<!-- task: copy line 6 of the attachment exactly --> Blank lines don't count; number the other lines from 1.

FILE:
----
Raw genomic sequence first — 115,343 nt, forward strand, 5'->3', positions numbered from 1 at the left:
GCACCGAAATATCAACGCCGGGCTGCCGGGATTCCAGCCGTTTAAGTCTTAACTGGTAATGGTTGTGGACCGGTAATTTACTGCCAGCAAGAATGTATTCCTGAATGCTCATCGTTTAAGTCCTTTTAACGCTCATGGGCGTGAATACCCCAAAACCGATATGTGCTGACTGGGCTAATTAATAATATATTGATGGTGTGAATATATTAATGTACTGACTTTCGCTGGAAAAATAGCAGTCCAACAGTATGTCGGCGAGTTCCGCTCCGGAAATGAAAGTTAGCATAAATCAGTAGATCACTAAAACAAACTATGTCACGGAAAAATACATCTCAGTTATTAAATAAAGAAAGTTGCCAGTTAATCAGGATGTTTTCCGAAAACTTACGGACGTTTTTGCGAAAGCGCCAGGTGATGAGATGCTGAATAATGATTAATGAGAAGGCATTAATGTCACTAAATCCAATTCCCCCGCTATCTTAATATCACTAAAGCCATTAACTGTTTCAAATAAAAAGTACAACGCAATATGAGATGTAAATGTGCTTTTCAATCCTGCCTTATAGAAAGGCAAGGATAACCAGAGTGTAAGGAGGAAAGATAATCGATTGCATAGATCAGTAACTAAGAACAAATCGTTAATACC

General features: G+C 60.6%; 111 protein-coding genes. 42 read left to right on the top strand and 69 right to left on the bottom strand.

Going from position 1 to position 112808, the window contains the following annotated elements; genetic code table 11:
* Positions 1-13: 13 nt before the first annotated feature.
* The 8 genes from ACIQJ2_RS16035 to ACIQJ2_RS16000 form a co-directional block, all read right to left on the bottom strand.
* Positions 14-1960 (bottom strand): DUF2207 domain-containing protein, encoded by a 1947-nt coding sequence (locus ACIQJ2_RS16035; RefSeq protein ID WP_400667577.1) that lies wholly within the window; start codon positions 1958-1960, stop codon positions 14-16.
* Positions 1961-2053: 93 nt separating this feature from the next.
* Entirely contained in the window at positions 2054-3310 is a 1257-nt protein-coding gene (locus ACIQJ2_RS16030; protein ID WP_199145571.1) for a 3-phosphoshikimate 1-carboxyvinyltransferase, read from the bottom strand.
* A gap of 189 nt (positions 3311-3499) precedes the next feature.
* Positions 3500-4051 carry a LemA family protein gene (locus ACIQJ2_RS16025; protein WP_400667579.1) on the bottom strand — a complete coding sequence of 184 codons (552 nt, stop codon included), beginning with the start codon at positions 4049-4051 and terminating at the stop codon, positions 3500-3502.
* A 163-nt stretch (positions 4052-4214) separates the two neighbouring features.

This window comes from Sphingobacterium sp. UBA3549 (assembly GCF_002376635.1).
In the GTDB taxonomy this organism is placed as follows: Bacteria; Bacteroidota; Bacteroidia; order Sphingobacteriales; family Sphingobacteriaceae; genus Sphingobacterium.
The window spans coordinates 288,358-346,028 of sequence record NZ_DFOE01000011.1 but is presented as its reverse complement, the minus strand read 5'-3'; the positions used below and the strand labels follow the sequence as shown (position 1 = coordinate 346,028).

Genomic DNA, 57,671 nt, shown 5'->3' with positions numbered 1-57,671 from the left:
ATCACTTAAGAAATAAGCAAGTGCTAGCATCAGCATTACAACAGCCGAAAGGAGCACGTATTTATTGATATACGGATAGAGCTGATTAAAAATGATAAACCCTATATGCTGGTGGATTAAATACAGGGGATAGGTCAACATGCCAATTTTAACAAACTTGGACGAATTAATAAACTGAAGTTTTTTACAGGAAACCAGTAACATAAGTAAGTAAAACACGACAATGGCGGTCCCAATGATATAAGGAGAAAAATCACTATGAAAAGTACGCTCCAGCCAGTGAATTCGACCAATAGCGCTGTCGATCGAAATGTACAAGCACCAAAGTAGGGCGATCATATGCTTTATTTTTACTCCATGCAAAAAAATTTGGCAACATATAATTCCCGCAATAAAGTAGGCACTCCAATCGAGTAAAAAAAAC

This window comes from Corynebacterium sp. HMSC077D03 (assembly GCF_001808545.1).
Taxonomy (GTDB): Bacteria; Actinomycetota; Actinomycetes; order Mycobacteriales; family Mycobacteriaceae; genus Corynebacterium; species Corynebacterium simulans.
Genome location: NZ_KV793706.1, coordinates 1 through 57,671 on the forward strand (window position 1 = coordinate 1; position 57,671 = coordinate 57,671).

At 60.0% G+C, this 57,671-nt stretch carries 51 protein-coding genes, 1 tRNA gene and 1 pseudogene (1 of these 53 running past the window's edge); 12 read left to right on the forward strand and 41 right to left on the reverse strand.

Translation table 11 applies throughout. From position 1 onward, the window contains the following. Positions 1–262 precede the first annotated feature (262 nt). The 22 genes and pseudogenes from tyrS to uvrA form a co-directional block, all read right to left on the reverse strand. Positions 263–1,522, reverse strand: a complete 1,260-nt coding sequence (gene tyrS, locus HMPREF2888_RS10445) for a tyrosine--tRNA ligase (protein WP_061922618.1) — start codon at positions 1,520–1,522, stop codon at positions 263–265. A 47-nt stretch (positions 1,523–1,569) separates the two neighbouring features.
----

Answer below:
* The 8 genes from ACIQJ2_RS16035 to ACIQJ2_RS16000 form a co-directional block, all read right to left on the bottom strand.